In what the plaintiff claims will result in the largest per-class-member payout in a Telephone Consumer Protection Act settlement to date, Western Union has agreed to pay $8.5 million to a class of 823,472 individuals.

Jason Douglas sued the company in 2014 after receiving an allegedly unsolicited text message asking if he wanted to "opt in" for updates from Western Union. Douglas claimed that he never provided consent to receive any texts from the company and filed a putative class action alleging violations of the TCPA.

After "extensive negotiations" over the course of several months, coupled with multiple mediation sessions, the parties reached an agreement. Western Union agreed to provide $8.5 million for a settlement fund that could provide up to $650 per class member after payment of attorneys' fees and costs.

"[W]hen measured apples-to-apples against other court-approved TCPA settlements in this District and nationwide, this Settlement is among the most superior TCPA class action settlements in the country—ever," Douglas argued in his motion for preliminary approval of the deal, especially in light of the numerous defenses raised by Western Union.

First, the defendant contended the dispute was subject to arbitration. Text messages from the company are sent to those who registered an online account with Western Union and, as part of that process, consumers agreed to terms and conditions requiring that any dispute be submitted to arbitration subject to a class action waiver.

In addition, registrants for an online account provided the requisite consent to receive text messages from the company because they voluntarily provided their wireless telephone numbers during the process, and the equipment used to send the texts did not qualify as an automatic telephone dialing system under the statute.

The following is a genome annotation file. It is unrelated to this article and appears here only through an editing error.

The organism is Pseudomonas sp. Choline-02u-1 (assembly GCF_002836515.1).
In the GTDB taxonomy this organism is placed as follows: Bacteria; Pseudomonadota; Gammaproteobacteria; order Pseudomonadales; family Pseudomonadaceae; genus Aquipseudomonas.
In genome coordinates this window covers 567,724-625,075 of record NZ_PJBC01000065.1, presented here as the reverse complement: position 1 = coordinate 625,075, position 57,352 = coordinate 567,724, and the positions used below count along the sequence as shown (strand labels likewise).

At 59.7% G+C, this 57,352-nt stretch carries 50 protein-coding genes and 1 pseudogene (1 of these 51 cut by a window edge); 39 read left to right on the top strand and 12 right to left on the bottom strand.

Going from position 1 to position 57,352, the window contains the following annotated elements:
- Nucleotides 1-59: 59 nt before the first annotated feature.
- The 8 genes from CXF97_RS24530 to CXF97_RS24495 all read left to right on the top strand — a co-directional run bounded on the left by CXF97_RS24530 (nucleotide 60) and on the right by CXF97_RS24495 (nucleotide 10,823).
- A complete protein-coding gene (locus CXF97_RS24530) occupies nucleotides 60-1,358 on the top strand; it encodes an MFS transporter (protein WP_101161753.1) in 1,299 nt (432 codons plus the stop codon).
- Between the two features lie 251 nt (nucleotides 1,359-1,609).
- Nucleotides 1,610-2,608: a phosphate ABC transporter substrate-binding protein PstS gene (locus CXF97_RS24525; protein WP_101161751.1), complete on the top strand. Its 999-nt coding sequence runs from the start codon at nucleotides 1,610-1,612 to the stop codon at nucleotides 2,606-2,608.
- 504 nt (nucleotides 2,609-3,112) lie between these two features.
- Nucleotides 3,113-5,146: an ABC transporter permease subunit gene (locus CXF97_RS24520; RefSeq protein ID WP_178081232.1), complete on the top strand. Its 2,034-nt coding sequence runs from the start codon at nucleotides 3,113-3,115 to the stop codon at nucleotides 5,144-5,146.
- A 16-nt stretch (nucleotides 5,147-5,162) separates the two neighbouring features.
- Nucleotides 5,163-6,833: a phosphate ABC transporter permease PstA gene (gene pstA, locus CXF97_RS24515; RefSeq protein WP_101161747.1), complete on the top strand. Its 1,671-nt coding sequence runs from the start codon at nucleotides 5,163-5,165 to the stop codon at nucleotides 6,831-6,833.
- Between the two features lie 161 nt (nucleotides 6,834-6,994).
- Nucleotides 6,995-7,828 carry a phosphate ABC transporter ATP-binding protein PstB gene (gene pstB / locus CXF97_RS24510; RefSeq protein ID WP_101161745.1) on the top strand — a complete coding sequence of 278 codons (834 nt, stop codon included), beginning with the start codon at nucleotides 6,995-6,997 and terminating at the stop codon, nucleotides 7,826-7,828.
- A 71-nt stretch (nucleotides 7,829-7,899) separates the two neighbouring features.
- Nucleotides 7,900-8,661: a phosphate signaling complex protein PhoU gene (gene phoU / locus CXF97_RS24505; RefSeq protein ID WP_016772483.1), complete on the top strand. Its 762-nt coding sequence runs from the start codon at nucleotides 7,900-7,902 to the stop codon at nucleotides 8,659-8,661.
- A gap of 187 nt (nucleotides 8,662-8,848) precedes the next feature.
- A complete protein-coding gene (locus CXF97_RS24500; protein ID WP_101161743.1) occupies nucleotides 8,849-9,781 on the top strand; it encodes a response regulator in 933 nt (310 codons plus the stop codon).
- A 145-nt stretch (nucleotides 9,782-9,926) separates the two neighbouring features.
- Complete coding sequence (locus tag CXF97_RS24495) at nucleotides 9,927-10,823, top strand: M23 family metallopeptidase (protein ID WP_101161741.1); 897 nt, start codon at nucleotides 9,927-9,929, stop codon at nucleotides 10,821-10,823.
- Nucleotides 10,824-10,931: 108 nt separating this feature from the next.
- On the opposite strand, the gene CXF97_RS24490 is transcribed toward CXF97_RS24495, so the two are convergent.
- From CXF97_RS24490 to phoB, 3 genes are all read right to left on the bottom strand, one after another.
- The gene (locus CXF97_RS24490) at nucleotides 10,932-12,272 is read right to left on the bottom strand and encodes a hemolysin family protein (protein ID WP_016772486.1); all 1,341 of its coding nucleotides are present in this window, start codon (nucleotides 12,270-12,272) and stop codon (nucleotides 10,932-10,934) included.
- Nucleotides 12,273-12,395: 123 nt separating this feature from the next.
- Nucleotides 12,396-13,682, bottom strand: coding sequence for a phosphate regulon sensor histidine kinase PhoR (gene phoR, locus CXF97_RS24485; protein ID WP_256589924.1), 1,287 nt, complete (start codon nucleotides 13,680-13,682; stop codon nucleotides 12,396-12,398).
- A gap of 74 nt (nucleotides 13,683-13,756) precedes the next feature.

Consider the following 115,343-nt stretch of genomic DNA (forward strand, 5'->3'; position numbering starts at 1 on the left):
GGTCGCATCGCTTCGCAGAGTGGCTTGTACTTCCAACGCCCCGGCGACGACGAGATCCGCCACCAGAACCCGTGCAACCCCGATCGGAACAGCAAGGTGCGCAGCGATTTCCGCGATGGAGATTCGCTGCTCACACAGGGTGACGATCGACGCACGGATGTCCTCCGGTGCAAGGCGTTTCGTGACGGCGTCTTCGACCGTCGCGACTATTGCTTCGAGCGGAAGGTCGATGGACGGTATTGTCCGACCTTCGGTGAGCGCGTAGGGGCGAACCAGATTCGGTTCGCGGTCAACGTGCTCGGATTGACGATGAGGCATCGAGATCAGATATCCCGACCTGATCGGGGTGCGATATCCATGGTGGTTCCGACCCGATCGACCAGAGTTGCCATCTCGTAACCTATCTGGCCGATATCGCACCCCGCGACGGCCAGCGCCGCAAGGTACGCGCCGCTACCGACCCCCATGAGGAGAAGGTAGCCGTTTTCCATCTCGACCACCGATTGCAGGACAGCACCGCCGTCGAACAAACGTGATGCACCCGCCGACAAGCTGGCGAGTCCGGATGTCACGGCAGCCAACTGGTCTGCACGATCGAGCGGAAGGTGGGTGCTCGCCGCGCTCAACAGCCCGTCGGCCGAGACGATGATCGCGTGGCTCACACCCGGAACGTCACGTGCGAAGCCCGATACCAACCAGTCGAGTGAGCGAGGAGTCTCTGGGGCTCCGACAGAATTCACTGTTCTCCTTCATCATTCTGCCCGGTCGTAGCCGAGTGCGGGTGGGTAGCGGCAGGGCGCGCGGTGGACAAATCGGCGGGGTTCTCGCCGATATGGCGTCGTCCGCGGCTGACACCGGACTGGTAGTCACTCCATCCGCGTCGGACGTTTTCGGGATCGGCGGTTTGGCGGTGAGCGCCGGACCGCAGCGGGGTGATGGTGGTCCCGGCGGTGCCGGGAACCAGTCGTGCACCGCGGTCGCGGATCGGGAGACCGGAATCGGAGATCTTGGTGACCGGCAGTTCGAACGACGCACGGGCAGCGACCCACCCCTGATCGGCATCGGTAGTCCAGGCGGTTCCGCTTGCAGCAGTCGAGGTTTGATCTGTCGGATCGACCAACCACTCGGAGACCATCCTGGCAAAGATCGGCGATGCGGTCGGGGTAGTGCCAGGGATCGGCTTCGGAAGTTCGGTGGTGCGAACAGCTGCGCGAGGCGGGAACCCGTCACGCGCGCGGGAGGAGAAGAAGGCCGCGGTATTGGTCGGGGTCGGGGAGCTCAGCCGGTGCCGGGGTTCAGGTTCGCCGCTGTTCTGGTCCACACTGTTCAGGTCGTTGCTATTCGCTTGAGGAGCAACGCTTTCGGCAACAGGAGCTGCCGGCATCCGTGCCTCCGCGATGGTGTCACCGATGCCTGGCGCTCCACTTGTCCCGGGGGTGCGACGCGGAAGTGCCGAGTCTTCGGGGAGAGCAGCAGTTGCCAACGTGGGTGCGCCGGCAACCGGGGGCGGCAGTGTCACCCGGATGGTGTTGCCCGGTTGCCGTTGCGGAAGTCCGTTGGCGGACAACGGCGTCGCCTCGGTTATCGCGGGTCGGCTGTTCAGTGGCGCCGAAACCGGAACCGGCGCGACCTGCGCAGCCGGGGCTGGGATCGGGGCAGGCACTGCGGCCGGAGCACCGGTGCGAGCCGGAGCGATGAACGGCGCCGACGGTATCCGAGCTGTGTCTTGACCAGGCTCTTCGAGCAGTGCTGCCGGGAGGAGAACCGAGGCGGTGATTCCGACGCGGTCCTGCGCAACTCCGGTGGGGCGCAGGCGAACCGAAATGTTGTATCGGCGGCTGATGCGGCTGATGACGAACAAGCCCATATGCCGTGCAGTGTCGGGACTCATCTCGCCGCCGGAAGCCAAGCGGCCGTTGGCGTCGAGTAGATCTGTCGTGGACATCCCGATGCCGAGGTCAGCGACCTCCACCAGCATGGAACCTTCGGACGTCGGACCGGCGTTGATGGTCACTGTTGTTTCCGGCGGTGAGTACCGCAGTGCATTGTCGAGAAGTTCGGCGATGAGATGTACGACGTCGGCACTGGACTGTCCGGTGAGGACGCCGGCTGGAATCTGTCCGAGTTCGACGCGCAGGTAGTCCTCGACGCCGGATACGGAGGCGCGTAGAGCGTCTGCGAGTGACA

Although both sides believed their positions to be meritorious, they elected to settle by defining the class as those individuals who received one or more unsolicited text messages sent by or on behalf of Western Union since March 12, 2010. This group of 823,472 will receive a pro rata cash award upon submission of a valid claim.

After deducting notice and administration costs (estimated at around $240,000), a requested attorneys' fee award (35 percent of the fund, or roughly $2.891 million), and an incentive award ($5,000) from the $8.5 million fund, $5,364,000 will be distributed among members of the class.

According to the motion, "Class Counsel estimates that if 1%, 3%, or 5% of Class Members submit Valid Claims, each said Class Member will receive approximately $651.37, $217.12, or $130.28 respectively." Class Counsel argued that "This Settlement is . . . designed to afford relief to as many Class members as possible." To put these amounts in perspective, Douglas compared them to other sizable TCPA settlements if 100 percent of the class members filed claims.

The largest deal, $75 million paid by Capital One to more than 17.5 million class members, would pay out $4.31 per class member, topped only slightly by the $40 million HSBC settlement with more than 9 million class members for a rate of $4.41 per class member.

"[O]n an apples-to-apples basis (comparing settlement common funds to class sizes), Settlement Class Members have the opportunity to receive more than double (and in some cases more than triple) what class members have received in other court-approved TCPA settlements," Douglas claimed, with $10.32 per class member. Given that the other deals were all deemed fair, adequate, and reasonable, "there should be no doubt that this Settlement readily satisfies these same standards," the plaintiff argued.

To read the motion in support of preliminary approval of the settlement inDouglas v. The Western Union Company, click here.

Why it matters: As TCPA class actions show no signs of slowing, the settlement deals show no signs of getting smaller. Even as compared to two of the largest TCPA agreements on record (Capital One's record-setting $75 million deal and HSBC's $40 million settlement), Western Union's $8.5 million payout with a smaller number of class members makes it the current contender for the largest per-member deal—for now.